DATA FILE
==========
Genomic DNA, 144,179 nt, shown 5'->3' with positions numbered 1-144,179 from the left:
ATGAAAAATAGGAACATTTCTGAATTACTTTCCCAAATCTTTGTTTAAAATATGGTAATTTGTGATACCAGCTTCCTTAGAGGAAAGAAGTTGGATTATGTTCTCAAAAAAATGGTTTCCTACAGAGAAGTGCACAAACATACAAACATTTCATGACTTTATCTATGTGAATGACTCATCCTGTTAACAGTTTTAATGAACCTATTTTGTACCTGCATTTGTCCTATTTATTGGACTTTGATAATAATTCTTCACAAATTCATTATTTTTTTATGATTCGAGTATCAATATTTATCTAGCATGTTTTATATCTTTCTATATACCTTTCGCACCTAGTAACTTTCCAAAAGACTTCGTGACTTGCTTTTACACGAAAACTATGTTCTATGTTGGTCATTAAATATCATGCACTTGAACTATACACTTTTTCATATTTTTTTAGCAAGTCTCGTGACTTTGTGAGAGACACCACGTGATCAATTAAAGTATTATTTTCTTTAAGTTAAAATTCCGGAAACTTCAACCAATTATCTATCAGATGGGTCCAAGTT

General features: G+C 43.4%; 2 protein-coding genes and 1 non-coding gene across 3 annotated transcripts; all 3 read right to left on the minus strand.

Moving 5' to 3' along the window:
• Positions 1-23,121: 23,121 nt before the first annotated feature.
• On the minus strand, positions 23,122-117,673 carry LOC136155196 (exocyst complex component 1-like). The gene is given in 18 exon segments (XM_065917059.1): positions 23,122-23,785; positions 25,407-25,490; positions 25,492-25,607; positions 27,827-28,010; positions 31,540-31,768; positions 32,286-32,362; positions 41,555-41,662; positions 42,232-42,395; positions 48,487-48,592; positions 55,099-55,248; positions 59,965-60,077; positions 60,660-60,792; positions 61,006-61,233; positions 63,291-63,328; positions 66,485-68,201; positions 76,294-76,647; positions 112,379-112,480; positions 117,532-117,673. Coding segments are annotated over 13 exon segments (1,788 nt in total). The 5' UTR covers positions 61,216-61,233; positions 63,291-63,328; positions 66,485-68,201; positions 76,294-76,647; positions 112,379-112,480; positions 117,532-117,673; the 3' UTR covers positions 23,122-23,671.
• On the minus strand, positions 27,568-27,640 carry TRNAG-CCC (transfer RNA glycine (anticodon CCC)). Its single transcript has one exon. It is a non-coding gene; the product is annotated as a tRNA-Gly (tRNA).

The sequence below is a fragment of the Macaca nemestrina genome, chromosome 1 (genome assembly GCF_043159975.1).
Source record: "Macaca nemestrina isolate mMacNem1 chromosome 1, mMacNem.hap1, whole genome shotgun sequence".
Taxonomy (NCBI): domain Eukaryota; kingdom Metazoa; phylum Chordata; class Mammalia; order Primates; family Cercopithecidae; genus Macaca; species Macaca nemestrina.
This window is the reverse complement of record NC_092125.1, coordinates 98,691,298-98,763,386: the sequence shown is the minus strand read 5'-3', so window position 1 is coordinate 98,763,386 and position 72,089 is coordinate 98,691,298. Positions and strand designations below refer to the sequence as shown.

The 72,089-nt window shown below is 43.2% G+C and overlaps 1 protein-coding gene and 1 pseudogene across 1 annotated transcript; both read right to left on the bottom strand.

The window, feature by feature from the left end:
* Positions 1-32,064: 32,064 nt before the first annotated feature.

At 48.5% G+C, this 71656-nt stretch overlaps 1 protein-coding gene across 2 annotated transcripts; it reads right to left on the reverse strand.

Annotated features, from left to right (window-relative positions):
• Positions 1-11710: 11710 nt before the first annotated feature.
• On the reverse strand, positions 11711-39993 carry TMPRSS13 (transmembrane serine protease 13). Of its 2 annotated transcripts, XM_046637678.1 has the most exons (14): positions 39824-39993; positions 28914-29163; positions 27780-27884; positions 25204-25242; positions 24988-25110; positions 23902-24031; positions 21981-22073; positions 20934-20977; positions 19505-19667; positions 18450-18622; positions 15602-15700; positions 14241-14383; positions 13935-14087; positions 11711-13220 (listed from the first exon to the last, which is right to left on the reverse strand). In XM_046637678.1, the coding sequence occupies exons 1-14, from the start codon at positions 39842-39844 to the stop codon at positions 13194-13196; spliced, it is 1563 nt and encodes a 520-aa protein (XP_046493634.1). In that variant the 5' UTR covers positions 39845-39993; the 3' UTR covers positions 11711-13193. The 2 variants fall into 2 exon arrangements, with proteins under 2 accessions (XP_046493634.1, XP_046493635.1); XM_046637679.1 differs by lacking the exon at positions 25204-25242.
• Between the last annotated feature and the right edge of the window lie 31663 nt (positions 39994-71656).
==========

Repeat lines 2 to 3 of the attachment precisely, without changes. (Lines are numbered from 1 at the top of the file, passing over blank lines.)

ATGAAAAATAGGAACATTTCTGAATTACTTTCCCAAATCTTTGTTTAAAATATGGTAATTTGTGATACCAGCTTCCTTAGAGGAAAGAAGTTGGATTATGTTCTCAAAAAAATGGTTTCCTACAGAGAAGTGCACAAACATACAAACATTTCATGACTTTATCTATGTGAATGACTCATCCTGTTAACAGTTTTAATGAACCTATTTTGTACCTGCATTTGTCCTATTTATTGGACTTTGATAATAATTCTTCACAAATTCATTATTTTTTTATGATTCGAGTATCAATATTTATCTAGCATGTTTTATATCTTTCTATATACCTTTCGCACCTAGTAACTTTCCAAAAGACTTCGTGACTTGCTTTTACACGAAAACTATGTTCTATGTTGGTCATTAAATATCATGCACTTGAACTATACACTTTTTCATATTTTTTTAGCAAGTCTCGTGACTTTGTGAGAGACACCACGTGATCAATTAAAGTATTATTTTCTTTAAGTTAAAATTCCGGAAACTTCAACCAATTATCTATCAGATGGGTCCAAGTT

General features: G+C 43.4%; 2 protein-coding genes and 1 non-coding gene across 3 annotated transcripts; all 3 read right to left on the minus strand.